So there you have the theory that north (and to a lesser degree west) pointing pillows are bad, unlucky, and might invite death.
But there’s another line of thought. And it’s good news for those who have heavy beds or sofas pointing north. Fengshui (Chinese) or Fusui (Japanese) which is often called Chinese geomancy tauts a different opinion. Quite the opposite. Sleeping this way is good luck.
There are several things at work here actually. One is that by lying and sleeping aligning your body with the earth’s magnetic field you can improve your blood circulation. That sounds good, but the earth’s magnetic field isn’t perfect and neither are you, and you’ll no doubt be off by 50 degrees more or less.
But the people who believe kita makura is good, say it brings a good and restful night’s sleep. These believers go as far to reason that the Buddha lay down that way was because he was ill and wanted to ease his pain. He might have been hoping for a restful sleep to get better.
But there’s more. According to fusui, money is thought to enter from the west and move toward the north. So I’m not sure about the thinking here, but somehow sleeping with a north facing pillow enhances your financial luck, too.
Another somewhat out there claim is that sleeping this way cools your head and warms your feet. Head up north, feet down south, I guess. A cool head and warm feet are said to promote a good nights’ sleep.
A final benefit of sleeping this way is that it makes for good luck in the love and baby making areas.
But what about other directions? Well, let me tell you.
Other Sleeping Directions
Sleeping with your head facing East helps you receive the power of the sun’s energy, as its rising. Thus giving you lots of good energy during the day. The vibe is work, study, growth and development.
Sleeping with your pillow facing south attracts attention from those around you, meaning you become more popular and more recognized.
And sleeping west facing offers a calming effect and more peaceful sleep. And like I just mentioned, it brings money and wealth.
Other Sleeping Advice
A couple auspicious bedroom tips. Sleep with your head facing a wall. This brings stability and calmness. A window means you have differences in temperatures and the qi or chi near your head is moving around, which is normally a good thing, active qi, but not when you’re trying to sleep.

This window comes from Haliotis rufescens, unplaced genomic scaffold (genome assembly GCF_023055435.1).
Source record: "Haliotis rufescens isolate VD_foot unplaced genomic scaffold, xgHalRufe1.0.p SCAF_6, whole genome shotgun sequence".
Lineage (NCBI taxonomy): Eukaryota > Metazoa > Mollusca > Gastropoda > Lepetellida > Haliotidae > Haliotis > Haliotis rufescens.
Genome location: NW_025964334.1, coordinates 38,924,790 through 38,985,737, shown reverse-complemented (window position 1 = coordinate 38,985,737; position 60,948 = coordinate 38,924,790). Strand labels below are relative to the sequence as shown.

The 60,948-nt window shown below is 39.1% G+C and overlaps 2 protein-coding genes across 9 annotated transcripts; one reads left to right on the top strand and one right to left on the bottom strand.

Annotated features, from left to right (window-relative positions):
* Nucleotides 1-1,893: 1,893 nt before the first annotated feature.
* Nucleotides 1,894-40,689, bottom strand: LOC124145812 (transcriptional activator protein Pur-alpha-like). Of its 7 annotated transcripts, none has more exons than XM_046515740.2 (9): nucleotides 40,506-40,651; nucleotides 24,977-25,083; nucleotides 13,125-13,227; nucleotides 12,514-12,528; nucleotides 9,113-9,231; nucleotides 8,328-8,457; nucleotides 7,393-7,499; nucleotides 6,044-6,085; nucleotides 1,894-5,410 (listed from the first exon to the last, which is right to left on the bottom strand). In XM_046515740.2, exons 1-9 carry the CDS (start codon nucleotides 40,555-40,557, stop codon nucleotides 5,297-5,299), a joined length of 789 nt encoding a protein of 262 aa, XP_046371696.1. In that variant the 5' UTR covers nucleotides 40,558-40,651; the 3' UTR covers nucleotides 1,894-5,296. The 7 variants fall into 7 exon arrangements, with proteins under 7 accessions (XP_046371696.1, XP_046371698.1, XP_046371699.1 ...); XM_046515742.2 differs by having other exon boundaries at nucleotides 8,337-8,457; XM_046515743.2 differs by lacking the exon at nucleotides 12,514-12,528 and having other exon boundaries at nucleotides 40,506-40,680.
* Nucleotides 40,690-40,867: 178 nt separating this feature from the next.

Don’t sleep with a mirror nearby. Especially if you can be seen reflected in it. That just sounds like the makings of a horror story. If you have a mirror, cover it.
Don’t have your head facing a door because that will also make you restless. If you have beams in your ceiling, don’t sleep under them or you’ll feel pressured.
Another fascinating tidbit of wisdom I learned from my mother-in-law on a similar hot summer day was fan death. This one was much harder to follow and I might have politely given her proof that it wasn’t true.
Fan death was the belief by some of the older generation in Japan and Korea, even more so, that sleeping in a room with an electric fan turned on you, no open windows or doors, will kill you.
I mean this is how my parents sleep every night of their lives for as long as I’ve known them. Me, too. So it seems the superstition came from Korea originally with actual news reports alleging that people had died of fan death. Some of these from as recent as 2011. In 2006 the Korean Consumer Protection Board issued a safety warning saying that if bodies are exposed to electric fans or air conditioners for too long the person could die from hypothermia and asphyxiation due to some magical thinking about decreasing oxygen levels and increasing carbon monoxide levels.
One theory about the origins of these myths is the Kkorean government’s propaganda to get people to curb their energy consumption. In the 1970s there was an energy crisis and all. But the belief started a good deal before that, so that might not be right.
I’m really not sure if anyone believes this these days or not.
Okay, I’ll leave you with an adorable – and pillow related – image. There is a wild strawberry in Japan called a hebi ichigo, or snake strawberry. It’s thought snakes like to eat them, but also that people used to report seeing snakes using these little red fruits as pillows. Which is the cutest thing to imagine. Because of this, they have another nickname, hebi no makura, or snake’s pillow.
And that’s all for today. Oh, we’re trying something new with these podcasts on Youtube. When I get the time that is. Now I’m no artist. But I like to noodle around with pen and colored pencils and watercolors, so instead of a static image while you listen to the show you can be wildly entertained by me trying to draw one thing or another. Richard set up an overhead camera and lights and figured out how to record it. Me? I just show up with an idea in my head and some art utensils in hand. We’ll see how it turns out.
Thank you so much for listening! I’ll talk to you in two weeks.